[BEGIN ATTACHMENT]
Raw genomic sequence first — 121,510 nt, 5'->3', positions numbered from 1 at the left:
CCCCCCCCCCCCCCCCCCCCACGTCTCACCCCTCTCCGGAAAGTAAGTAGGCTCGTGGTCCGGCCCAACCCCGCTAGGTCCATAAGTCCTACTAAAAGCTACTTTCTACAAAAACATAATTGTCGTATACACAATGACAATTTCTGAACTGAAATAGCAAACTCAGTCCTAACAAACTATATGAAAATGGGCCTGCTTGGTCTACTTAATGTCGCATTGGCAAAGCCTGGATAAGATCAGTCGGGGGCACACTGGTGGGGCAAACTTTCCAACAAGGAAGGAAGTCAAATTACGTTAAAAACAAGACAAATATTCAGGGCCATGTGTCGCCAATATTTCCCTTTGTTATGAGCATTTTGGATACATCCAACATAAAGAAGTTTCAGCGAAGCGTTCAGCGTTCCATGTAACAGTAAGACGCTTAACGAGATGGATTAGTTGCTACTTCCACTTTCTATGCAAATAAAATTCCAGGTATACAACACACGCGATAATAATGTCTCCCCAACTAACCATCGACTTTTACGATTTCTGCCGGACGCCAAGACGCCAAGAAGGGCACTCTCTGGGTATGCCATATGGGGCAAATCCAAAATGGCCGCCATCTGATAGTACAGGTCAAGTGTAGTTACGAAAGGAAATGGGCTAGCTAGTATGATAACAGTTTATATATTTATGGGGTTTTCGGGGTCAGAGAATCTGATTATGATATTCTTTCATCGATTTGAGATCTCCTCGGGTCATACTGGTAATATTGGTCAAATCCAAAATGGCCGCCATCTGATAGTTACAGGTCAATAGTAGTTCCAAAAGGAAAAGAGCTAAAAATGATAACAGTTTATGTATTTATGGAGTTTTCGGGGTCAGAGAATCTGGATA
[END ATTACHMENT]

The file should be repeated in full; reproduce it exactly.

Raw genomic sequence first — 121,510 nt, 5'->3', positions numbered from 1 at the left:
CCCCCCCCCCCCCCCCCCCCACGTCTCACCCCTCTCCGGAAAGTAAGTAGGCTCGTGGTCCGGCCCAACCCCGCTAGGTCCATAAGTCCTACTAAAAGCTACTTTCTACAAAAACATAATTGTCGTATACACAATGACAATTTCTGAACTGAAATAGCAAACTCAGTCCTAACAAACTATATGAAAATGGGCCTGCTTGGTCTACTTAATGTCGCATTGGCAAAGCCTGGATAAGATCAGTCGGGGGCACACTGGTGGGGCAAACTTTCCAACAAGGAAGGAAGTCAAATTACGTTAAAAACAAGACAAATATTCAGGGCCATGTGTCGCCAATATTTCCCTTTGTTATGAGCATTTTGGATACATCCAACATAAAGAAGTTTCAGCGAAGCGTTCAGCGTTCCATGTAACAGTAAGACGCTTAACGAGATGGATTAGTTGCTACTTCCACTTTCTATGCAAATAAAATTCCAGGTATACAACACACGCGATAATAATGTCTCCCCAACTAACCATCGACTTTTACGATTTCTGCCGGACGCCAAGACGCCAAGAAGGGCACTCTCTGGGTATGCCATATGGGGCAAATCCAAAATGGCCGCCATCTGATAGTACAGGTCAAGTGTAGTTACGAAAGGAAATGGGCTAGCTAGTATGATAACAGTTTATATATTTATGGGGTTTTCGGGGTCAGAGAATCTGATTATGATATTCTTTCATCGATTTGAGATCTCCTCGGGTCATACTGGTAATATTGGTCAAATCCAAAATGGCCGCCATCTGATAGTTACAGGTCAATAGTAGTTCCAAAAGGAAAAGAGCTAAAAATGATAACAGTTTATGTATTTATGGAGTTTTCGGGGTCAGAGAATCTGGATA